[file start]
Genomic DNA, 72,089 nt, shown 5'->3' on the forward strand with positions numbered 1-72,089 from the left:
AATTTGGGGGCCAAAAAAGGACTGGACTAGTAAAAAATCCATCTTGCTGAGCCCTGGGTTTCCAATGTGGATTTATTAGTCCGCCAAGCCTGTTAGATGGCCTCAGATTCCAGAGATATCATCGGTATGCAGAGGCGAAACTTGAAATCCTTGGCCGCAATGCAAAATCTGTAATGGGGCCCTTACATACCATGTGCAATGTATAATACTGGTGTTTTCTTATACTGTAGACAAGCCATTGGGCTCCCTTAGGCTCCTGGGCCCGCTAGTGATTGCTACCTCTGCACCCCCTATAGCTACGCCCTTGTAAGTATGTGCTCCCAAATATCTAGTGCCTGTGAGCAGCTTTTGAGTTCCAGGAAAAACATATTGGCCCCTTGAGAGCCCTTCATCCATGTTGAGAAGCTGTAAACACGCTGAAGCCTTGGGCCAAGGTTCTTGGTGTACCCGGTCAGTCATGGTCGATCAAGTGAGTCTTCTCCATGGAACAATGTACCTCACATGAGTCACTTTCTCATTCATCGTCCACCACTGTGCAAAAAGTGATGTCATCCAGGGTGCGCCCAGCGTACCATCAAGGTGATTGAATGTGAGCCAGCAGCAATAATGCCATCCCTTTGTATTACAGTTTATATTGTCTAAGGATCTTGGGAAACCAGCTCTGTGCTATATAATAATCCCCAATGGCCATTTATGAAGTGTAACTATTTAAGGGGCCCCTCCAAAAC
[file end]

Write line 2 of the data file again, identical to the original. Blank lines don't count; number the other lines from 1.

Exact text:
AATTTGGGGGCCAAAAAAGGACTGGACTAGTAAAAAATCCATCTTGCTGAGCCCTGGGTTTCCAATGTGGATTTATTAGTCCGCCAAGCCTGTTAGATGGCCTCAGATTCCAGAGATATCATCGGTATGCAGAGGCGAAACTTGAAATCCTTGGCCGCAATGCAAAATCTGTAATGGGGCCCTTACATACCATGTGCAATGTATAATACTGGTGTTTTCTTATACTGTAGACAAGCCATTGGGCTCCCTTAGGCTCCTGGGCCCGCTAGTGATTGCTACCTCTGCACCCCCTATAGCTACGCCCTTGTAAGTATGTGCTCCCAAATATCTAGTGCCTGTGAGCAGCTTTTGAGTTCCAGGAAAAACATATTGGCCCCTTGAGAGCCCTTCATCCATGTTGAGAAGCTGTAAACACGCTGAAGCCTTGGGCCAAGGTTCTTGGTGTACCCGGTCAGTCATGGTCGATCAAGTGAGTCTTCTCCATGGAACAATGTACCTCACATGAGTCACTTTCTCATTCATCGTCCACCACTGTGCAAAAAGTGATGTCATCCAGGGTGCGCCCAGCGTACCATCAAGGTGATTGAATGTGAGCCAGCAGCAATAATGCCATCCCTTTGTATTACAGTTTATATTGTCTAAGGATCTTGGGAAACCAGCTCTGTGCTATATAATAATCCCCAATGGCCATTTATGAAGTGTAACTATTTAAGGGGCCCCTCCAAAAC